"The tests set forth in the record of this application have been carefully considered, however since the tests are without controls, the uncontrolled tests do not convince the examiner that applicant's composition has the utility alleged for it. Double blind tests with the protocol of the experiment set forth should be performed and presented as proof of utility."
In support of his position, the examiner cited the following references:
Beecher, "Appraisal of Drugs Intended to Alter Subjective Responses, Symptoms," 158 A.M.A.J. 399.
Beecher, "The Powerful Placebo," 159 A.M.A.J. 1602.
The Washington Daily News, May 6, 1959, p. 18.
The Daily News article reports that of 426 arthritis patients treated at the Arthritis Clinic of Cook County Hospital in Chicago with sugar pills and salt water shots, 80% "responded favorably." The sugar pills and salt water shots or any other pharmacologically inert substances are known as placebos which are used to make patients think they are actually receiving something good for them.
The Beecher articles point out that placebos have an average effectiveness of about 35.2% in the relief of pain. It is pointed out that because of this effect, very special controls are necessary to appraise drugs having as their chief purpose a change in symptoms. Beecher contends that when the placebo effect is involved, hundreds of uncontrolled cases and years of effort may be valueless in evaluating a drug. The necessary controls suggested by Beecher involve use of a "double blind test." In the double blind test each subject is given a placebo, a standard reference drug and the drug being tested in random order. Neither the subject nor the observer knows what or when test agents are employed.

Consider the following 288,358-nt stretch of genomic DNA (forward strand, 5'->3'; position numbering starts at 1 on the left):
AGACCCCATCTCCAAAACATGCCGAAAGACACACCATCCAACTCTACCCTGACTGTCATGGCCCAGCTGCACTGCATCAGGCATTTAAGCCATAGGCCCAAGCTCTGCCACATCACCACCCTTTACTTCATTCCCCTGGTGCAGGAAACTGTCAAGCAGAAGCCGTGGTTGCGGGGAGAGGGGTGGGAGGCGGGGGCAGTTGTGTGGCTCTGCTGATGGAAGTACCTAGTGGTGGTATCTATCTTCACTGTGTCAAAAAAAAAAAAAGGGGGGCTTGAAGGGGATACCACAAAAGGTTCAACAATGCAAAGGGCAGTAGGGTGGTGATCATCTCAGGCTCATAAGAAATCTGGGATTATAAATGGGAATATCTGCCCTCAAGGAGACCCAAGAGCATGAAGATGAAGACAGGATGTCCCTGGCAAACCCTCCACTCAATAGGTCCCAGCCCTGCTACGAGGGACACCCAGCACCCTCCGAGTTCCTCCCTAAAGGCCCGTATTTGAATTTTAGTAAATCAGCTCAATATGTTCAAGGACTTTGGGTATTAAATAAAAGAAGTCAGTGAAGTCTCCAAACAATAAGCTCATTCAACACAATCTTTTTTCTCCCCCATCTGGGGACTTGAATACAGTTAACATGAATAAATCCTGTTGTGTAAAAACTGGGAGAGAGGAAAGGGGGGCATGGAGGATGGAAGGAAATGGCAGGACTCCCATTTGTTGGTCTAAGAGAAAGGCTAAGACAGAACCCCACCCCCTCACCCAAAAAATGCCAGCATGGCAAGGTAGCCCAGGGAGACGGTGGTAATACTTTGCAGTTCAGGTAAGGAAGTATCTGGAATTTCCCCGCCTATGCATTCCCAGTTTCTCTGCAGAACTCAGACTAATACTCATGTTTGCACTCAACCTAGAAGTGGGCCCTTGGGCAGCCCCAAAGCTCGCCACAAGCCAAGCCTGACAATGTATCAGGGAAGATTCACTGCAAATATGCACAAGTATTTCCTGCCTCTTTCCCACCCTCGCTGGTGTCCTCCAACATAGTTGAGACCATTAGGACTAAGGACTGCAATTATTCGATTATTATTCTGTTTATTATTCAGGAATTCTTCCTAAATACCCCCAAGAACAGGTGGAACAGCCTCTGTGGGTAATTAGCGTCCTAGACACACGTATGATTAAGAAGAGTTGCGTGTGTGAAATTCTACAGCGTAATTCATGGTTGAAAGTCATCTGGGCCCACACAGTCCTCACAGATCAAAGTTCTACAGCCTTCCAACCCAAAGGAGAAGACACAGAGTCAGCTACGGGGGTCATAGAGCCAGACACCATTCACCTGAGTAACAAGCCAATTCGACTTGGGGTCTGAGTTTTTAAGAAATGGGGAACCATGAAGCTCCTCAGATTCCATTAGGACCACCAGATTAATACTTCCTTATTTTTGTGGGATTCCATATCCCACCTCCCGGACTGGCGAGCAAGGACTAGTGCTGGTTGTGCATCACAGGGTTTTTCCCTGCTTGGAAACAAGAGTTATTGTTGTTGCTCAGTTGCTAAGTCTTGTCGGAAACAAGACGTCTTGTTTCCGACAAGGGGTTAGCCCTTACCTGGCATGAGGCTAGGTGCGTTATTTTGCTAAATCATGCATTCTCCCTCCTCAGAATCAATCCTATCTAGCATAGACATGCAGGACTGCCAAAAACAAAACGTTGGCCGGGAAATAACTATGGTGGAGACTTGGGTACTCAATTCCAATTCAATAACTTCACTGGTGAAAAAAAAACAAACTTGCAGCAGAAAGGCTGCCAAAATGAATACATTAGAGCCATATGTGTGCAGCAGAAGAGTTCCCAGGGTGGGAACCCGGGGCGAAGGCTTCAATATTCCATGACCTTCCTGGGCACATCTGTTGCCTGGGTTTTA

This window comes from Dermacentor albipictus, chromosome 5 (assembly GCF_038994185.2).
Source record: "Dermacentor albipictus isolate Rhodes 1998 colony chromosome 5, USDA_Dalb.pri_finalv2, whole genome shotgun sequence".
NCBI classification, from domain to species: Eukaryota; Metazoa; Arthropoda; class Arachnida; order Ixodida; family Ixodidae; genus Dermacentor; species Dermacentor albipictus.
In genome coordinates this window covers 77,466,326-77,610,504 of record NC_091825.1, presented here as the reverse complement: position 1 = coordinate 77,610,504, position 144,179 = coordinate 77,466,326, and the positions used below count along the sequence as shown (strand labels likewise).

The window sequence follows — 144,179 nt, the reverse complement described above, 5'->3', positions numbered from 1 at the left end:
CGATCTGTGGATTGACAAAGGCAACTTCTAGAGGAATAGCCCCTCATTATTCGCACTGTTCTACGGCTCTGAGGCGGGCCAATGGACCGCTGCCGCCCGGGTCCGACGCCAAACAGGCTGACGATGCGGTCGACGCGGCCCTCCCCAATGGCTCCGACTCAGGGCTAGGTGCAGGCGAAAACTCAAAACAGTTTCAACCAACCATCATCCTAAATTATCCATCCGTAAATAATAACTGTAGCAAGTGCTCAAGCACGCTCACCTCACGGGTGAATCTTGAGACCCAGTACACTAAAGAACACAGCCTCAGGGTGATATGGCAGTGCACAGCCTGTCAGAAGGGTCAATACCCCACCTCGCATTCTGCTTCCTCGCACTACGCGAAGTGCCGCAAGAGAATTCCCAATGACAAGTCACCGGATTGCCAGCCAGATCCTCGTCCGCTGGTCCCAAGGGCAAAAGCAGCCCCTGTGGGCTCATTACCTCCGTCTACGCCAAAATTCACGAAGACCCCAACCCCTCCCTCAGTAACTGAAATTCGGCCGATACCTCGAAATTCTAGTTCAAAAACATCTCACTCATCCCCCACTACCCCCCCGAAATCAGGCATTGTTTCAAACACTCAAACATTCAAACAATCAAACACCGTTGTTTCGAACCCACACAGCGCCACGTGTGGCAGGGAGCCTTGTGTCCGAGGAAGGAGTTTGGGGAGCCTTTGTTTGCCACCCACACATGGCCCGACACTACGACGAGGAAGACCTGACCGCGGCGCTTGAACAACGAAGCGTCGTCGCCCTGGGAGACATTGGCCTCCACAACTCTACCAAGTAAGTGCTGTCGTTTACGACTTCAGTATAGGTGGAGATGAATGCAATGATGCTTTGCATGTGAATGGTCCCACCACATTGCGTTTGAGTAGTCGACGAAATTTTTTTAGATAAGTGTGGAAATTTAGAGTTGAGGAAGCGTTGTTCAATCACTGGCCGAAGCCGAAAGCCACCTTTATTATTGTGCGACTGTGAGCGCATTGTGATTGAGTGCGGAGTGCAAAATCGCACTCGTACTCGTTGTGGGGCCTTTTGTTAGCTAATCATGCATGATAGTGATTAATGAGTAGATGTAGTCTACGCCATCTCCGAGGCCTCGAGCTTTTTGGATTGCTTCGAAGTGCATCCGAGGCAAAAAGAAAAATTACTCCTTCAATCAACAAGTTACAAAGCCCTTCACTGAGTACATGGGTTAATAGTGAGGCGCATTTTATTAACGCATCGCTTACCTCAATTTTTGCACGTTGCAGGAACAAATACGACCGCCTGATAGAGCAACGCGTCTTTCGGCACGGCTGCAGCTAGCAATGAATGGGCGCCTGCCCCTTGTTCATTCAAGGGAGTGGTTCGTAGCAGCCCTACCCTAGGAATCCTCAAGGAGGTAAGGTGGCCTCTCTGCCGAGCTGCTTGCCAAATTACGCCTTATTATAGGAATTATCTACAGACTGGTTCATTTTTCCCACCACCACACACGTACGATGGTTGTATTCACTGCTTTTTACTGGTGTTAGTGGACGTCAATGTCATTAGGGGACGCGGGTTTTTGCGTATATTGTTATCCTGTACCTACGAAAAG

In answer to the examiner's demand for controlled tests, appellant then submitted an affidavit of Robert W. Hillman, M.D., a professor at the State University of New York, College of Medicine and lecturer in Fundamental Biostatistics and Applied Statistics (Medical). Dr. Hillman analyzed the data presented in the letters by Dr. Knudson and Dr. Ream and in the Ream et al. article. The data was analyzed in accordance with a text, Hill, "Principles of Medical Statistics" (7th ed. 1961). The data was compared with data in five publications reporting experiences with rheumatoid arthritis and osteoarthritis. Dr. Hillman's calculation indicated that appellant's data was statistically significant.